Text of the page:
Recently a LinkedIn post caught my attention, it was about one of the most common mistakes bosses make and that is ignoring the people who are doing the best work because “they don’t need me” or “I don’t want to micromanage.” I thought to myself we should also be careful not to forget those whom we believed in enough to promote them as well.
Many great employees have earned a promotion and then failed to live up to the same level of greatness and either left for another opportunity or stepped back down but never recover the fire they once had inside.
As a salesperson at a dealership early in my career, I was once denied a promotion to the Assistant Manager (Closer) position because my GSM feared losing his top performer. Frustrated and undervalued, I decided to seek greener pastures elsewhere. Little did I know that this journey would lead me to discover the importance of ongoing training for managers in our industry.
When the time came for me to give my notice, the GSM's reaction was nothing short of explosive. He went ballistic, telling me I would fail without his guidance and come crawling back. But little did he know that I had already found a mentor who believed in me. This mentor became my guiding light, providing the support and training I needed to thrive in my new role.
Through this experience, I discovered a fundamental truth: leadership may come naturally to some, but management is a skill that must be learned. As I transitioned into my new position, I quickly realized that being a manager meant more than just being a top performer. It required a whole new set of skills and perspectives. Thankfully, my mentor was there every step of the way, ensuring I understood the intricacies of my new role and had the support I needed to succeed.
As the automotive industry evolves, sales teams are no longer just order-takers. The focus has shifted to building strong teams and delivering exceptional customer experiences. But while we invest time and resources in training our salespeople, service writers, and parts counter staff, we often forget about the training needs of our managers. They are the ones responsible for leading our front-line teams to success, especially as the competition heats up.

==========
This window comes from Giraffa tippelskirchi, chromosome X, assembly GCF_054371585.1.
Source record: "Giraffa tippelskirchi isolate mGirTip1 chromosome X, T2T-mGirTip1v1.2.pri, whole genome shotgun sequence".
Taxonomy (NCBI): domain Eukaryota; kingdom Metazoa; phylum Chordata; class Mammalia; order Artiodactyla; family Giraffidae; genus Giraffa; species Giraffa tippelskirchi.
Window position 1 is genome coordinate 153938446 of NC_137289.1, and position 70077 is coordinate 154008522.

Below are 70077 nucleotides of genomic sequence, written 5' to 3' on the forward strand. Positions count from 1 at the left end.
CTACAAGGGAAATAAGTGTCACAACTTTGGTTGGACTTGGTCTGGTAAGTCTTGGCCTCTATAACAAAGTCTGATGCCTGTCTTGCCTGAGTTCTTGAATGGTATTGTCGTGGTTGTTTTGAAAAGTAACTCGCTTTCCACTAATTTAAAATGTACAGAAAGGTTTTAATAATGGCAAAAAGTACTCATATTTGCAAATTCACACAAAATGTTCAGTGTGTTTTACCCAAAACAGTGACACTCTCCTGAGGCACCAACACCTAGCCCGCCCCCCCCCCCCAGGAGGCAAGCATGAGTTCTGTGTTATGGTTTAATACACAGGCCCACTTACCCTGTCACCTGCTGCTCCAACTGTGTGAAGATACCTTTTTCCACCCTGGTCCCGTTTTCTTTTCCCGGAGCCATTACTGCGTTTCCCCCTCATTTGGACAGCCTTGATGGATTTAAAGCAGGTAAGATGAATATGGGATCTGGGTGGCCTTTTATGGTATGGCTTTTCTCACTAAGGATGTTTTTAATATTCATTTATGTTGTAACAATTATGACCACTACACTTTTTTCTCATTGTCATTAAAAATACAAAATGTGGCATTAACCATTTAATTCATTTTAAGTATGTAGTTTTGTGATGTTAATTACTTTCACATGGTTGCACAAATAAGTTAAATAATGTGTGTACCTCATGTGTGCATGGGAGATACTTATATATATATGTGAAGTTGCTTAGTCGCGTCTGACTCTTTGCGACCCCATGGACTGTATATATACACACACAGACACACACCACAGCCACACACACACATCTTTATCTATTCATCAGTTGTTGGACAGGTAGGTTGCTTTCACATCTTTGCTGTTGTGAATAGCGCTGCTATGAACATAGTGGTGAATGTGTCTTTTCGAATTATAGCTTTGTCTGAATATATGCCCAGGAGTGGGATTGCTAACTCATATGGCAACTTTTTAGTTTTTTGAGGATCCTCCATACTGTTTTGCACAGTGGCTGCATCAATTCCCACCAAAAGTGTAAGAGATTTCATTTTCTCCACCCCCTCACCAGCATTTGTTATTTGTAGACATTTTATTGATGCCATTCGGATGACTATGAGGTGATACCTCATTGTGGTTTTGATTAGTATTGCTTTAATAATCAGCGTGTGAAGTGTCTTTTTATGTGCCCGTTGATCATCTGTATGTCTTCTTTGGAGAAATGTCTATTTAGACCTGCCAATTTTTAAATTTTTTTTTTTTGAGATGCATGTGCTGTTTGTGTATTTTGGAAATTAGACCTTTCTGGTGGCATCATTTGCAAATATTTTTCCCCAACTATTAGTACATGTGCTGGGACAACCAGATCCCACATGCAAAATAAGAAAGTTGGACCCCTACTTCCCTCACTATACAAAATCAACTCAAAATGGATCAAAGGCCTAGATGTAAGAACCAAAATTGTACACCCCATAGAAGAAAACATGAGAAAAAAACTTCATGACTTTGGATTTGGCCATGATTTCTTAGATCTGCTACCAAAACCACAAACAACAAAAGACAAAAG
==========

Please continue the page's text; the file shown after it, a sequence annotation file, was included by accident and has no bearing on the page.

Investing in focused training for managers reaps numerous benefits. It enhances their understanding of their role, equipping them with the skills needed to tackle challenges, foster teamwork, and inspire their team members. Effective training helps managers develop crucial communication and decision-making abilities, enabling them to navigate complex situations with confidence. Moreover, by prioritizing managerial training, we foster a culture of growth and development within our organizations, boosting employee morale and engagement.
Here are just a few tips for providing ongoing training for promoted employees:
Hey there, I'm Mike theCarGuy and here are some of my thoughts about cars, the car business and sales! Take a look around, maybe you will learn something or at the very least find your self smiling, and if you do... leave me a comment so I know I at least did something right! Thanks for stoppin by...
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